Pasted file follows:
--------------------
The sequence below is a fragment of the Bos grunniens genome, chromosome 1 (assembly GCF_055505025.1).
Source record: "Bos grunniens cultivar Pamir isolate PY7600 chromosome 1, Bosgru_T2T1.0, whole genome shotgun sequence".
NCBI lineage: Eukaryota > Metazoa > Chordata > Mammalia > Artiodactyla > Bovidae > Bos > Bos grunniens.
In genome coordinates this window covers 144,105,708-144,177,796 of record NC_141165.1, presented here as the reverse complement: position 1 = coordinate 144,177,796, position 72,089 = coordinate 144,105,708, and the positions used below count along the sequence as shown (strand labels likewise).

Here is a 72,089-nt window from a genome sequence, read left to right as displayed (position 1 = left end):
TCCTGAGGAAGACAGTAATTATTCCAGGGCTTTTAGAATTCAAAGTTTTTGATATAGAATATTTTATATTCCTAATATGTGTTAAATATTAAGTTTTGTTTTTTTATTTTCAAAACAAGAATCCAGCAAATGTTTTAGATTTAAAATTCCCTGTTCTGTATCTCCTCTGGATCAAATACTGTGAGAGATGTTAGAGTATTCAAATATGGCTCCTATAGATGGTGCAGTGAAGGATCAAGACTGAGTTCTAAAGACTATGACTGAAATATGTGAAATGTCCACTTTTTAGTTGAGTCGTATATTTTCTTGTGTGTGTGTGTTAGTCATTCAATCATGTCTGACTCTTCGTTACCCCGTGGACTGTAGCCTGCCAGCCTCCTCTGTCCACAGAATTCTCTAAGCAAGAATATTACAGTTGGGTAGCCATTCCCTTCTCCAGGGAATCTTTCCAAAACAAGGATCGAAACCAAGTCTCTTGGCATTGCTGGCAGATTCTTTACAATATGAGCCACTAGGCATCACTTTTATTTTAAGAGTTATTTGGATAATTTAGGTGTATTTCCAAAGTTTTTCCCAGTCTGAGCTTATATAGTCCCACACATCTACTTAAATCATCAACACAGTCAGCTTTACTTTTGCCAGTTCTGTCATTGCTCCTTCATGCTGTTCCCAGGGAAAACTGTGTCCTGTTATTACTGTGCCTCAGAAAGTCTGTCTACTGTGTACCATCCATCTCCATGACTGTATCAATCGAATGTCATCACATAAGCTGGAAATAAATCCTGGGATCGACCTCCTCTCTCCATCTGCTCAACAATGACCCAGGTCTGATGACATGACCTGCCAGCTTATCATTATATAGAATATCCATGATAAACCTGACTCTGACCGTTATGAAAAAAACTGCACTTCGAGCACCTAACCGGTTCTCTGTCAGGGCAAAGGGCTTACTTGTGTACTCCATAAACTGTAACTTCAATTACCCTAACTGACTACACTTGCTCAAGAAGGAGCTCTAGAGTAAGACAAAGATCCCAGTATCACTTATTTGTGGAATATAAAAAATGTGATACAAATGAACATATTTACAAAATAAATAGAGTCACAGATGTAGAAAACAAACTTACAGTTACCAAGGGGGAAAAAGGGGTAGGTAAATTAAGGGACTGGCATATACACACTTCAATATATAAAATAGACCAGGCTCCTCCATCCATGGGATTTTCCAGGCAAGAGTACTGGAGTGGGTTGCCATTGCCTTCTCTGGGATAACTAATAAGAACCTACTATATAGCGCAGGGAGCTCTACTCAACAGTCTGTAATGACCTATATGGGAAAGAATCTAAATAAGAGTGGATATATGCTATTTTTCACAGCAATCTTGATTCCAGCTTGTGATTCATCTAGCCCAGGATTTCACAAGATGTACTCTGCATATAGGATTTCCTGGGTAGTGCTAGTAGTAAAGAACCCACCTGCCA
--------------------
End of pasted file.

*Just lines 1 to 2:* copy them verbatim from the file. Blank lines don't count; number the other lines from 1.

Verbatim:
The sequence below is a fragment of the Bos grunniens genome, chromosome 1 (assembly GCF_055505025.1).
Source record: "Bos grunniens cultivar Pamir isolate PY7600 chromosome 1, Bosgru_T2T1.0, whole genome shotgun sequence".